Simple Fire Particles – Unity Particle System Tutorial

Have you ever thought how different your favorite games would be without effects like fire particles or magic particles?

Things such as sparkles shot from magic wands or fire sparks coming from a bonfire are small details that can add much more credibility to the sceneries and games we create. They are also an important aspect of “game feel” that can just, in general, improve the user’s experience with the game. So – as you can imagine – it doesn’t hurt how to learn to do them as a developer.

In this quick tutorial, we’ll show you how to make fire particles in Unity. We’ll go over the settings and adjustments needed to bring your particles alive inside this powerful game engine. Moreover, you’ll also have a glimpse of the numerous features Unity has already available for you to explore when designing your particle systems.

Let’s dive in!

Fire Particles – Project Files

You can download a copy of the source code files for the project done in this tutorial here.

This tutorial assumes you have a few basics of Unity and, most importantly, that you have Unity installed. Also, just to be clear, we are using Unity’s default particle system, not the VFX graph. That’s a tutorial for another day. ;)

As we delve into the complexities of Unity’s Particle Systems in this tutorial, Zenva’s Unity Game Development Mini-Degree might interest you. This comprehensive course guides you step-by-step in building cross-platform games with Unity, teaching you everything from basic game mechanics to creating cinematic cutscenes which includes helpful sessions on special effects like fire particles. As Unity’s proficiency is behind AAA game hits and its application stretches beyond the gaming industry, mastering this skill offers immense learning and earning potential.

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Unity’s Particle System

First, let’s create a particle by right-clicking in the Hierarchy and selecting Effects > Particle System:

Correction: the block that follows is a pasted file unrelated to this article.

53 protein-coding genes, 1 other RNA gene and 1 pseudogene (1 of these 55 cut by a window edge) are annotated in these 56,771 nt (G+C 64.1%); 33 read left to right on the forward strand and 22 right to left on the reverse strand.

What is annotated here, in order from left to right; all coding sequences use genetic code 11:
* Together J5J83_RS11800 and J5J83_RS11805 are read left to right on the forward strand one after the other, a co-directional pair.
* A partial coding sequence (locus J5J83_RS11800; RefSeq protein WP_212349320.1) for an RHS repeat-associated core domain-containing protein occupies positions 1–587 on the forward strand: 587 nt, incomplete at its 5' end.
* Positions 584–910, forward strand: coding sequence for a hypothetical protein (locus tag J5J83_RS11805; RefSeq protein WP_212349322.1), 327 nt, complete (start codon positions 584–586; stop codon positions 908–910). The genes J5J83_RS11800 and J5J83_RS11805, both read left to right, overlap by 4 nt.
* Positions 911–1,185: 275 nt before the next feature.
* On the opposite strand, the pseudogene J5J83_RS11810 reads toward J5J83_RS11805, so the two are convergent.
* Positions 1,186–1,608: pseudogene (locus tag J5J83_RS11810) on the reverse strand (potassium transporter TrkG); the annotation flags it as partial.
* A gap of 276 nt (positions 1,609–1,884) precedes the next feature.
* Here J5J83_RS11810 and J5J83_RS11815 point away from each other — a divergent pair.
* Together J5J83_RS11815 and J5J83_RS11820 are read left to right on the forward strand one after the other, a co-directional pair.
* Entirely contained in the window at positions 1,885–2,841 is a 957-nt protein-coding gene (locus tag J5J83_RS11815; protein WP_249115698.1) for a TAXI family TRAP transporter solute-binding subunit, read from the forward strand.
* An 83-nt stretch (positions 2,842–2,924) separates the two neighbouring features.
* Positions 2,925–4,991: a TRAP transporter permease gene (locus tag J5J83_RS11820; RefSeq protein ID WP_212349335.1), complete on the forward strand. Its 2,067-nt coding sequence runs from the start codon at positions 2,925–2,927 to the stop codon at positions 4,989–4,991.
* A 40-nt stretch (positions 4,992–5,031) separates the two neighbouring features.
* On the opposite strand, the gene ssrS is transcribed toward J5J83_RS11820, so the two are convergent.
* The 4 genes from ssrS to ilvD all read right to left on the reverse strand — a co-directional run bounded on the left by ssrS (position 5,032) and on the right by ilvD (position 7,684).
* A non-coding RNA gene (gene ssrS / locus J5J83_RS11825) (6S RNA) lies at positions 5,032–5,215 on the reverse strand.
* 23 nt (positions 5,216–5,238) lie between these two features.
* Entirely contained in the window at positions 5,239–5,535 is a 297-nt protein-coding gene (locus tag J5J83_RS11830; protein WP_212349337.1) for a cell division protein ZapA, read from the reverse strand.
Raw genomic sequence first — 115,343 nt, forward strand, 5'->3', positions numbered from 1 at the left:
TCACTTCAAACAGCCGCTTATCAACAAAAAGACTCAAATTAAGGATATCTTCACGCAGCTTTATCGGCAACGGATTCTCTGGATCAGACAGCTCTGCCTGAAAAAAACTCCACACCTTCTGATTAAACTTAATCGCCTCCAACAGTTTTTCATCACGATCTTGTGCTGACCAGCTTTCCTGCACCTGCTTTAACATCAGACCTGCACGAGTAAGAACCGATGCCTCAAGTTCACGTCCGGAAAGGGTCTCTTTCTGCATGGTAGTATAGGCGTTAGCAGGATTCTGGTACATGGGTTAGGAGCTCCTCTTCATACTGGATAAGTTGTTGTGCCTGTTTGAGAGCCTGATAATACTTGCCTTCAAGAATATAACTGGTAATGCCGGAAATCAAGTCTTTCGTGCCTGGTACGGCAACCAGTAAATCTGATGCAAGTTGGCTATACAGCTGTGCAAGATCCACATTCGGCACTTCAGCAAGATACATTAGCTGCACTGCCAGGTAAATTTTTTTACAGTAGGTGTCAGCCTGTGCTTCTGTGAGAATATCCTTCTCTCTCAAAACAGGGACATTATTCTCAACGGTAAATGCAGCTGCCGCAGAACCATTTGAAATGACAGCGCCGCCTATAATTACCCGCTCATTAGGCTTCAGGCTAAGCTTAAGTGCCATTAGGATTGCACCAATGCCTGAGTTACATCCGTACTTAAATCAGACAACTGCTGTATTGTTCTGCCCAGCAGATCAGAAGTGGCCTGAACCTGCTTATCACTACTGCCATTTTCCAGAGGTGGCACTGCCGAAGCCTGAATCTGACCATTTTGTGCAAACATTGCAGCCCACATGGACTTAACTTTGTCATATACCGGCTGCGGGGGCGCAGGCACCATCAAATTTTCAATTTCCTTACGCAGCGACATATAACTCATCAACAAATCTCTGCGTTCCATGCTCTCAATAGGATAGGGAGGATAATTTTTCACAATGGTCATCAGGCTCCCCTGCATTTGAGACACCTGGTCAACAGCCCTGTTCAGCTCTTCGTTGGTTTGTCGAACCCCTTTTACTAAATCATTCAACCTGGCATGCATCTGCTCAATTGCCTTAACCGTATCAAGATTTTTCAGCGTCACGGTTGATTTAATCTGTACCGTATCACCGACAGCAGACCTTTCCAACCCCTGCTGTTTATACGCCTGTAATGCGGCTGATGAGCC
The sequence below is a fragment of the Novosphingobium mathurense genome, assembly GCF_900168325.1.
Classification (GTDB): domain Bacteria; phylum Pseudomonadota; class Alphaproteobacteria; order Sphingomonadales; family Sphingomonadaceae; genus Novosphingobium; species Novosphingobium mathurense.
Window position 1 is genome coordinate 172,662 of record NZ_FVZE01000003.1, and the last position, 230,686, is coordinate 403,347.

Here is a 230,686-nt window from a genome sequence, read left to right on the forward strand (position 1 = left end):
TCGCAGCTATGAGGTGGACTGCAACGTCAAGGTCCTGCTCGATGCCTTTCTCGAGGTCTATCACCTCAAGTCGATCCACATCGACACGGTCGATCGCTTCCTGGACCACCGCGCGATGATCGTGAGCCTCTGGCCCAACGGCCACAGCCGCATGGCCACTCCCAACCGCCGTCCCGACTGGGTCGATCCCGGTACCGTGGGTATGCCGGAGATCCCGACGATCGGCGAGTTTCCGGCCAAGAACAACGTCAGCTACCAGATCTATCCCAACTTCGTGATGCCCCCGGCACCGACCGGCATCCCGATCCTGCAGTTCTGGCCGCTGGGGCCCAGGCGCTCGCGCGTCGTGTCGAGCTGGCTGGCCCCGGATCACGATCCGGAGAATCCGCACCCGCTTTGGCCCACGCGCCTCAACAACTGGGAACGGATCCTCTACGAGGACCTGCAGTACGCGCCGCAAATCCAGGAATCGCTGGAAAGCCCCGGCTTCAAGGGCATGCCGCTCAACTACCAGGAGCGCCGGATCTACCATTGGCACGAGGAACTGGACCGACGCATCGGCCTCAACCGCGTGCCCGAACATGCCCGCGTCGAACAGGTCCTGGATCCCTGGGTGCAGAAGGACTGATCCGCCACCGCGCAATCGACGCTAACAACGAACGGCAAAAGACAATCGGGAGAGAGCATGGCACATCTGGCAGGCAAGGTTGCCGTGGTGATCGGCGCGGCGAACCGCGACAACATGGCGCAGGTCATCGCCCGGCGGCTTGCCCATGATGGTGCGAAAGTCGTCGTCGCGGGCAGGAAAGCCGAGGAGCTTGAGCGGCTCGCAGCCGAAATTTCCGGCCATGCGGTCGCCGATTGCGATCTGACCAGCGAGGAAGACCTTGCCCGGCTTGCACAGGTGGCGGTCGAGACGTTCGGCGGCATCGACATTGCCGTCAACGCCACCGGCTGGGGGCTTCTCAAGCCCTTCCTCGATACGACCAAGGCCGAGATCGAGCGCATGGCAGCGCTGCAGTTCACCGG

Creating a Particle System in Unity

In the small pop-up menu at the bottom of the scene, we have several configuration options at the ready:

Particle effect pop-up menu in Unity

We can pause, stop or restart the particle emission by altering the playback time of the particles, and also slow it down by changing the playback speed. By checking the ‘ShowBounds‘ checkbox we can also see how far the particles are reaching:

'Show Bounds' enabled for the particle system in Unity

This comes very in handy for us to quickly test how our particles are behaving. Nonetheless, we have a much richer range of settings for our particle system inside the Inspector:

Particle System tab in the Inspector

Each tab has a different feature you can apply to your particle. We see that the Emission and Shape ones have a little check symbol in front of them, meaning that they are currently enabled for our particle system. The Emission tab controls how many particles we emit over time, while the Shape tab indicates the sort of shape we’re emitting from (a cone, a box, a circle, etc) and sets up the angle and radius, among other properties:

Shape properties of the particle system in Unity

Another tab that’s checked in is Renderer, which allows us to customize how the particles face the camera. Right now they are set to ‘Billboard’ and if we change it to ‘Horizontal Billboard’ we’ll see the particles flat as well but facing the up direction instead:

Customizing the Renderer tab in the Inspector

We can also change the material of the particles in this tab, as well as the trail material. To add any trails to your particles, you need simply to enable the Trails tab:

Enabling Trails for the particle system in Unity

Particle System Properties

Let’s see all these properties in action! We have:

  • Start Lifetime – Dictates how long the particle exists in the world

Going back to the Particle System tab, if we bring down the Start Lifetime property from 5 seconds to 1 second we immediately see how it changes in height, as the particles are only alive for 1 second now:

Changing the Start Lifetime property of the particle to 1 second

To add a more organic feel to it, you can click on the arrow next to the value entered and select “Random Between Two Constants“. You can then enter two numbers, such as 0.5 and 1.5:

Setting the Start Lifetime property to be a 'Random between two constants'

Note how the particles don’t all disappear at the same time anymore. We can do so with the Start Speed property as well to add more variety in how fast the particles are emitted.

We also have:

  • Start Size – how large the particles are when they start out
  • Start Rotation – the rotation of the particles when being emitted